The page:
The effect of limb kinematics on the speed of a legged robot on granular media

The effect of limb kinematics on the speed of a legged robot on granular media

Achieving effective locomotion on diverse terrestrial substrates can require subtle changes of limb kinematics. Biologically inspired legged robots (physical models of organisms) have shown impressive mobility on hard ground but suffer performance loss on unconsolidated granular materials like sand. Because comprehensive limb-ground interaction models are lacking, optimal gaits on complex yielding terrain have been determined empirically. To develop predictive models for legged devices and to provide hypotheses for biological locomotors, we systematically study the performance of SandBot, a small legged robot, on granular media as a function of gait parameters. High performance occurs only in a small region of parameter space. A previously introduced kinematic model of the robot combined with a new anisotropic granular penetration force law predicts the speed. Performance on granular media is maximized when gait parameters minimize body acceleration and limb interference, and utilize solidification features of granular media.

I Introduction

To move effectively over a wide range of terrestrial terrain requires generation of propulsive forces through appropriate muscle function and limb kinematics [1]; [2]. Most biological locomotion studies have focused on steady rhythmic locomotion on hard, flat, non-slip ground. On these surfaces kinematic (gait) parameters like limb frequency, stride length, stance and swing durations, and duty factor can change as organisms walk, run, hop and gallop [1]. There have been fewer biological studies of gait parameter modulation on non-rigid and non-flat ground, although it is clear that gait parameters are modulated as the substrate changes during challenges like climbing [3]; [4], running on elastic/damped substrates [5], transitioning from running to swimming [6], and running on different preparations of granular media [7]. Even subtle kinematic changes in gait can lead to major differences in limb function [8]. A major challenge is to develop models of limb interaction with complex substrates and to develop hypotheses for how organisms vary gait parameters in response to substrate changes.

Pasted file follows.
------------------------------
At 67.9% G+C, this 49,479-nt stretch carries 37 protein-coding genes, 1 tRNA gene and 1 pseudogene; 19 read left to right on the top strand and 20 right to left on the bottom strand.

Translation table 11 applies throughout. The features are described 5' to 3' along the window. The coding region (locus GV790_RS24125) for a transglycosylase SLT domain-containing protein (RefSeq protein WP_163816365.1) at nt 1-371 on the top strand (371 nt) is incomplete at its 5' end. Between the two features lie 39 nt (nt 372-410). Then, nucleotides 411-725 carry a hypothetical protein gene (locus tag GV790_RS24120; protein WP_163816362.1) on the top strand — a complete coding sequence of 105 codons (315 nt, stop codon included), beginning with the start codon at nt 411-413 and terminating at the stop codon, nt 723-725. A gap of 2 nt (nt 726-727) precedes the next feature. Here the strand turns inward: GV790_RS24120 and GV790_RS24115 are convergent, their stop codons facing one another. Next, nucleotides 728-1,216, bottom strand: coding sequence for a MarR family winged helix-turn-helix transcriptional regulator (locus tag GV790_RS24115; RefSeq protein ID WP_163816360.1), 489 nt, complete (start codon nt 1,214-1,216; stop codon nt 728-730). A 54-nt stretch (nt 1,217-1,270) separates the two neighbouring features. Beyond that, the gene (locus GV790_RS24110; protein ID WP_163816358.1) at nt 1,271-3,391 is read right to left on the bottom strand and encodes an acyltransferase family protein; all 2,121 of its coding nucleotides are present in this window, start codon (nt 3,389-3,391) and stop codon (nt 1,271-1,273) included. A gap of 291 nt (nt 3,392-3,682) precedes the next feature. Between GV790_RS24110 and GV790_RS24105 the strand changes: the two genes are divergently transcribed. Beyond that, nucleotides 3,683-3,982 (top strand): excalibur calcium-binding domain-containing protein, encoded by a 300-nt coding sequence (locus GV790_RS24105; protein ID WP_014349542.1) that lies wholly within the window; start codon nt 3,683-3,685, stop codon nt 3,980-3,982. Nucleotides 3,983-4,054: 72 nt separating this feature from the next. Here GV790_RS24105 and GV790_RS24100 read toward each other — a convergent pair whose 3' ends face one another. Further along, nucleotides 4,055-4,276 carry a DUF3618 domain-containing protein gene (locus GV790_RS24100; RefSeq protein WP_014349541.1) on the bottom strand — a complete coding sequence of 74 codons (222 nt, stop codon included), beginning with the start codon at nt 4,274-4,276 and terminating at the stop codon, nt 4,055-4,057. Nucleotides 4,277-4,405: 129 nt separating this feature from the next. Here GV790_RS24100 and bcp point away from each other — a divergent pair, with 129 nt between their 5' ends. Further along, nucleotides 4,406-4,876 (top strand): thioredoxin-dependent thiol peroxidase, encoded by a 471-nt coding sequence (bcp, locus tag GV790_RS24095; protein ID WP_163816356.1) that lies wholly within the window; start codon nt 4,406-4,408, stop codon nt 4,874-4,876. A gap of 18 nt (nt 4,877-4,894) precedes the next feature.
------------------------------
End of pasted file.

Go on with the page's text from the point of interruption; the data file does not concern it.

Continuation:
The RHex class of model locomotors (robots) has proved useful to test hypotheses of limb use in biological organisms on hard ground [9] and recently on more complex ground with few footholds [10] or the ability to flow [11]. These hexapedal devices model the dynamically stable locomotion of a cockroach and were the first legged machines to achieve autonomous locomotion at speeds exceeding one body length/s. In these devices, complexity in limb motion is pared down to a few biologically relevant parameters controlling intra-cycle “stance” and “swing” phases of 1-dof rotating limbs (referred to as“gait” parameters hereafter; see detailed description in Methods and Results). When these gait parameters are appropriately adjusted, RHex shows performance comparable in speed and stability to organisms on a diversity of terrain [12]. However, because of the scarcity of existing models of limb interaction with complex substrates, adjustment of the gait parameters is typically done empirically [13]; [14].

Sand, a granular medium [15], is of particular interest for studies examining the effects of limb kinematics on locomotor performance on yielding terrain. In a previous study [11] we found that minor changes in the limb kinematics of a small RHex-class robot, SandBot (Fig. 1a), produced major changes in its locomotor mode and performance (speed) on a granular medium, poppy seeds (see Section 2.2). This sensitivity occurs, in part, because forced granular media remain solid below the yield stress, but can flow like a fluid when the yield stress is exceeded [16]. We tested SandBot on granular media of different yielding properties (set by granular volume fraction; see Section 2.1) at various limb frequencies but with the other gait parameters fixed. While there is no fundamental theory at the level of fluid mechanics that accounts for the physics of the solid-fluid transition of granular media or the dynamics of the fluidized regime, empirical models of granular penetration force have proved useful to predict SandBot’s speed [11]. SandBot’s propulsion is determined by factors that control this transition during limb-ground interaction (limb penetration depth, limb speed, body mass, grain friction, volume fraction, etc.). Using a simplified equation describing the granular penetration force, we developed a kinematic model to explain the locomotion of SandBot (see Section 2.2).